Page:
Every-so-often, discussions emerge regarding the need of establishing a European army. This is an idea as old as post-WWII European integration and the European Defence Community proposed in 1952 that died with the 1954 veto of the European Political Community. Beyond the Common Security and Defence Policy and the Common Foreign and Defence Policy, military integration is a popular notion in France as well as among its traditional European allies, including Spain, Italy and Greece, who are unfortunately afflicted by austerity. The Baltic states and eastern Europe are traditionally much more vocal in support of a European army as a means of final protection against the projection of Russian foreign policy and the historical threat of Invasion. I am under the impression that Germany, however, has been much more reticent, if I am not mistaken, always taking a back stance vis-a-vis the discussion, fearful of the memory of its militaristic history. The UK on the other hand has been one of the leading obstacles to the formation of a EU army.
For my part I have spoken about why I am in favour of this before:
- It is the only way to have a defence force that can actually defend the EU,
- It takes advantage economies of scale
- It takes advantage of military returns to scale
- It would create a single military purchasor, a monopsonist akin to the US DoD that would be able to channel the necessary funds towards the type of cutting edge R&D that has given us GPS, drones, exoskeletons, computers, missiles, the internet, etc.
Of course, I am not naive. Any step to this effect would create an enormous potential for evil and destruction. While politically it may be an advantage, I tend to be suspicious of any policy that may appeal to rightwing extremists even if only as a means to redirecting their attention. Militarism has a very bad history in Europe and we should be very wary of it.
Nevertheless, this week may be the beginning of a new phase, with what appears to be a coordinated PR move from Brussels and Germany towards further European Integration. This post quickly reviews all the events and some related reports, asks 2 questions:
- Is this renewed interest in European military integration meaningful or a front?
- What triggered this announcement? – A Russian invasion of the Ukraine or the interference of US neo-cons?
It then reviews the latest proposal for EU defence integration and upcoming events and concludes that this is indeed likely to bring about some progress in this policy front.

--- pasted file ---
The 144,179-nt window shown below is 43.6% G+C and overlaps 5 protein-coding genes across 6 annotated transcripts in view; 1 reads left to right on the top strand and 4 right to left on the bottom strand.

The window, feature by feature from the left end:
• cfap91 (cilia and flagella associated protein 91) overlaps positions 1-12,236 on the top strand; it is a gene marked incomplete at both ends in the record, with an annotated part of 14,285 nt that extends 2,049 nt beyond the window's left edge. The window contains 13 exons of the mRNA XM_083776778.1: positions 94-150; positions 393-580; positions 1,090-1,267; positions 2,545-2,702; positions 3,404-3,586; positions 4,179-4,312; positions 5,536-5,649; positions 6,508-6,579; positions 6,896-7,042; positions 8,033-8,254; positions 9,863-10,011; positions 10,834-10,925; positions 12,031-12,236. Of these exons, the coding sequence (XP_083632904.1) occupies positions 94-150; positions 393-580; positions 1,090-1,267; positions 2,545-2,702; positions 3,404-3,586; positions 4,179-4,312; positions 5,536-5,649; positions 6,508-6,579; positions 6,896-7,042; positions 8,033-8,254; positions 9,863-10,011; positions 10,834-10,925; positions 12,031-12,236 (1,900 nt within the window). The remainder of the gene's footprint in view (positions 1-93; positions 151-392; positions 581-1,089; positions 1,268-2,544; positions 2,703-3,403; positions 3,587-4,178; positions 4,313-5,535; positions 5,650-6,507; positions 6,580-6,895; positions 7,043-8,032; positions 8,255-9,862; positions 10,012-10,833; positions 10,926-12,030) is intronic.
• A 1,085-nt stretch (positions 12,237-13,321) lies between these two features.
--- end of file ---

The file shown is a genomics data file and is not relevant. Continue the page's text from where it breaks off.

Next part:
The evolution of the Roman republic and later of the Roman empire is interesting because of the interplay between social, military and poltical dimensions as the drivers of change. To that extent, this post is probably best understood in the context of the other two on the rise and fall of the Roman republic and on the fall of the Roman empire. To that effect, it recaps the political and economic insights described in those two posts and adds some further facts I stumble across while reading about Roman antiquity.
The post is divided in 5 sections that discuss the main issues I was interested in:
- The military structure of Rome
- The Civil Administration
- Political Stability
- Economic structure
Posted in Uncategorized
Tagged Aedile, Ancient inequality, Angus Madison, army of the roman empire, Augustus, Centralisation, Civil Administration of the Roman Empire, Colonni et servus, Colonnus adscrepti, Comitatenses, Competition, Constantine, Consul, Diocese, Diocletian, Duration of Roman Emperor reign, Economy of the Roman Empire, Gaius Marius, Hadrian, Hopkins, Jean Jacques Rosa, John Matthews, Legatus, Limitanei, Manorialism, Maps, Military of the Roman Empire, Notitia Dignitatum, Octavian, Peter Heather, Praetor, Praetorian Prefecture, Procurator, Provinces of the Roman Empire, Quaestor, Quantity Theory of Money, Rationalis, Roman Empire, Roman Empire Civil Servants, Roman Republic, size of the roman Empire, surface of the Roman Empire, Taxation, Technological development, Vicarius
While writing the recent posts on the rise and fall of the Roman Empire I made use of a vast array of sources that I believe I should list below for my own sake and for that of others potentially interested in following a similar line of inquiry. The sources are divided in 2 categories: Primary sources and Secondary Sources (articles and books). I have added some general comments on my opinion of each source and some of the uses I made of them.
Secondary Sources – Articles
- Arnheim M.T.W. (1972), Senatorial Aristocracy in the Later Roman Empire,
- Baynes, NH (1943), The Decline of the Roman Power in Western Europe. Some Modern Explanations, The Journal of Roman Studies, Vol. 33, Parts 1 and 2 , pp. 29-35
- Bourne RJ(2000), Aspects of the relationship between the Central and Gallic Empires in the mid to late third century AD with special reference to coinage studies,
- Hirt, AM (2010), Imperial Mines and Quarries in the Roman World. Organizational Aspects 27 BC-AD 235 (Oxford Classical Monographs). Oxford University Press. xiv, 551 pp. Pr. £80.00 (hb). ISBN 9780199572878
- Hopkins, K (1980), Taxes and Trade in the Roman Empire (200 B.C.–A.D. 400), Journal of Roman Studies / Volume 70 / November 1980, pp 101-125